Sunday, April 29, 2007

Springtime: Pasta Primavera

It's full, lush springtime in Atlanta. That's "primavera" in Italian. And, needless to say, there's an Italian seasonal dish, "pasta alla primavera" (from northern Italy in this case), celebrating springtime. I myself have been celebrating spring this gorgeous afternoon by gardening, setting out colorful impatience plants, and now having a crisp white wine and light snack as I describe the recipe I developed and taught recently during my spring-quarter Evening at Emory cooking classes.

What distinguishes pasta primavera is a light, quickly made sauce containing fresh early vegetables to dress a "short" pasta, with no meat or heavy flavors of later seasons such as tomatoes, peppers, eggplant, mushrooms, dried herbs, or olives. Rather the features for this dish can include young asparagus, carrots, turnips, onions, broccoli, early squash, and peas. Any short pasta will do, but somehow “farfalle” (“butterflies” in Italian, dully called “bowties” in English) seems most appropriate.

My recipe has as a base cream and milk rather than olive oil, but despite the seeming richness, the dressing is actually fairly light, letting the vegetables shine through. The prevailing colors are green, appropriately, but the carrots give a little contrast. The seasoning is aromatic with a couple of spices and fresh parsley to enhance rather than dominate. The dish goes very well with a crisp, chilled dry white wine such as a sauvignon blanc (I prefer them from New Zealand, which are generally excellent) or pinot grigio (interesting ones are hard to find, but McManis from California or some of the more expensive ones from Italy can be good). A lightly dressed green salad with tender lettuce and a simple vinaigrette without dried herbs or much garlic would accompany well, and maybe a warm crusty Italian or French bread. The recipe serves six.

Pasta Primavera Tim

Use 1 pound farfalle (bowties) pasta if available, or penne.
Heat a lot of cooking water, add a teaspoon of salt, and have the water hot. Cook pasta AFTER the sauce is prepared.

1/2 pound asparagus (substitute might be 2-3 young yellow squash, depending on size)
3-4 young zucchini, depending on size
1 crown broccoli, cut into small flowerets
1 small onion, coarsely chopped
1 medium stalk celery, split lengthwise in three strips, then cut across 1/4-inch wide
1 small-medium carrot, peeled and diced 1/4-inch size
1-1/2 cups frozen peas (do not thaw)
1 clove garlic put through press
3/4 teaspoon salt, plus more to taste
1/8 teaspoon nutmeg
1/8 teaspoon black pepper
1/8 teaspoon cayenne
1 cup finely grated Romano or Parmesan cheese plus extra for garnish
2 cups coarsely chopped parsley, flat "Italian" type preferred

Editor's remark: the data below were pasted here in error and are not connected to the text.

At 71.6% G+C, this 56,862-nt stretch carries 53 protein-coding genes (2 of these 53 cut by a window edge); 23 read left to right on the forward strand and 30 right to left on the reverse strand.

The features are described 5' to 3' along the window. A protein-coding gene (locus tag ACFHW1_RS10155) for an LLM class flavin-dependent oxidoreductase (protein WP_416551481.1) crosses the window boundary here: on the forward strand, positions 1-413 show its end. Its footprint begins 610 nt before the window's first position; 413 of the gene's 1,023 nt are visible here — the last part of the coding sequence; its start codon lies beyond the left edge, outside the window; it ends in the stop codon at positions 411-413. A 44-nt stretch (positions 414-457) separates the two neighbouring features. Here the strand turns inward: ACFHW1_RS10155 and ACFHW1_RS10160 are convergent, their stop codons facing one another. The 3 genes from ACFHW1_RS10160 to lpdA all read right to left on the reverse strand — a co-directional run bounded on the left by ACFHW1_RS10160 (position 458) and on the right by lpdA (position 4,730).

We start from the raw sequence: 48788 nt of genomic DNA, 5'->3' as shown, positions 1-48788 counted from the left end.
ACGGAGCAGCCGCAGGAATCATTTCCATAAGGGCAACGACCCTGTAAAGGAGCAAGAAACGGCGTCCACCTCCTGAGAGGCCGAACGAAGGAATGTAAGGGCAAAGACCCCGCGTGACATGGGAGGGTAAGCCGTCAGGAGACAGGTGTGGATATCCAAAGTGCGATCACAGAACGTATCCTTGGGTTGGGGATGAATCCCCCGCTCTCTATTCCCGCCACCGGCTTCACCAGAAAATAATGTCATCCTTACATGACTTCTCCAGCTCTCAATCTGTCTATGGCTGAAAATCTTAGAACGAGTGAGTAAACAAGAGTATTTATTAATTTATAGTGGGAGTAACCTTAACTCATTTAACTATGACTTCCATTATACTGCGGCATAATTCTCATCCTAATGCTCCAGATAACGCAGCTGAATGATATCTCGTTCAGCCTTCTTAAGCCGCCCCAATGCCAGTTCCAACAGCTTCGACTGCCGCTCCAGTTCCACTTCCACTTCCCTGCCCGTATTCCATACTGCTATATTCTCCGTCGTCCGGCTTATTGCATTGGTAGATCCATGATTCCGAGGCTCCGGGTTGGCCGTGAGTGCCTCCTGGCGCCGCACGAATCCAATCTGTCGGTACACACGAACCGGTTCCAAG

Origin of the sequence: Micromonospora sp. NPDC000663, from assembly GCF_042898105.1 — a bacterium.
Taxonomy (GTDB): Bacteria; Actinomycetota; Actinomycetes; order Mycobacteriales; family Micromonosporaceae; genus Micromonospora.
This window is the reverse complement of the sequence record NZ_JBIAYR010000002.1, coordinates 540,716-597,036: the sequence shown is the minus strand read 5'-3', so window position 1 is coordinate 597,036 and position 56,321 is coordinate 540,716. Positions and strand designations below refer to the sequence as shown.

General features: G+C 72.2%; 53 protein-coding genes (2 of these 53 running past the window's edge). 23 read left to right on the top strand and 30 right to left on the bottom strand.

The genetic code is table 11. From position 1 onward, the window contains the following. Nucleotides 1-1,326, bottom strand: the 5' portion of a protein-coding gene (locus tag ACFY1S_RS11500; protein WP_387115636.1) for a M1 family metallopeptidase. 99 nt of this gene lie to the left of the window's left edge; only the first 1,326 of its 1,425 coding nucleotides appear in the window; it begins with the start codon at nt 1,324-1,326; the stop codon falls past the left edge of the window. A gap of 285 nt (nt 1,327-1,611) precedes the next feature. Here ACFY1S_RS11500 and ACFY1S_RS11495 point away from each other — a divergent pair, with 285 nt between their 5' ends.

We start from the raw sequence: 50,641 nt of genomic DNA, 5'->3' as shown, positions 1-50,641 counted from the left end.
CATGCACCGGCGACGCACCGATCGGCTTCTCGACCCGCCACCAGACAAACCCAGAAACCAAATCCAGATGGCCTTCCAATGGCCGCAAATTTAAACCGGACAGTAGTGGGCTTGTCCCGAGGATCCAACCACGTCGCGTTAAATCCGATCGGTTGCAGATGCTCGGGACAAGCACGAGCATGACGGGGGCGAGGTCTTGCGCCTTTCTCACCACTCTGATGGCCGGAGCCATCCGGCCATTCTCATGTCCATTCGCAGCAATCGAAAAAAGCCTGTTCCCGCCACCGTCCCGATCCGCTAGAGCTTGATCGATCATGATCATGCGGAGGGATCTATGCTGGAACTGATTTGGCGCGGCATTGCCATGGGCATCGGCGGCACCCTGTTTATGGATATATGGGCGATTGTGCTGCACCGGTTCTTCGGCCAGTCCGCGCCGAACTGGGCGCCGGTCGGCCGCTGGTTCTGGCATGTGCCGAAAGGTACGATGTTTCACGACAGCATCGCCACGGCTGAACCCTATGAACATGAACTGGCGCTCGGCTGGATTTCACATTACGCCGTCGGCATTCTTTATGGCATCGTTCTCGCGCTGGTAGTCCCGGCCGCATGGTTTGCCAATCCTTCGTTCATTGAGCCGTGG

2 tablespoons olive oil
1 cup heavy cream
1/2 cup milk

Prepare the vegetables and set aside: Break off and discard the tough ends of the asparagus and cut the asparagus into 1-1/2-inch lengths. Split the zucchini squash (and yellow, if used) lengthwise into quarters, and slice them 1/4-inch long. Cut the other vegetables as indicated. Press garlic and combine it with salt and spices. Grate cheese finely. Chop the parsley.

Heat the oil in a large pan and fry the onion, carrot, and celery until they are tender but not browned. Add the asparagus and squash plus a heavy sprinkle of salt, and stir and fry until starting to become tender, but are still a little crisp. Add the broccoli and cook one more minute. Add the cream, milk, garlic, 3/4 teaspoon salt, and seasonings and bring to a boil. Add the frozen peas and bring just to a boil. Remove from the heat and stir in grated Romano or Parmesan. Put this all in a large pasta bowl from which it will be served.

Cook the pasta until it is just tender to the bite. Drain it in a colander (do not rinse it) and transfer it to the bowl with the vegetables and sauce, along with the parsley. Toss all together. Taste and adjust the salt. Serve immediately, sprinkled with more grated cheese.

Tuesday, April 24, 2007

Sweet and Sour Fish

Having just taught the chicken version of this dish at my Evening at Emory international cooking class, I was again reminded of the delights of sweet and sour fish when it was prepared -- not by me -- for my daughter Anna's birthday recently. I had forgotten how much I like the color and swirling tastes of this unlikely classic. Too much greasy sweet-and-sour-pork at cookie-cutter Chinese restaurants urged by waiters recommending what they thought Americans liked had to be overcome before I really appreciated the genre. That happened when I lived in Asia.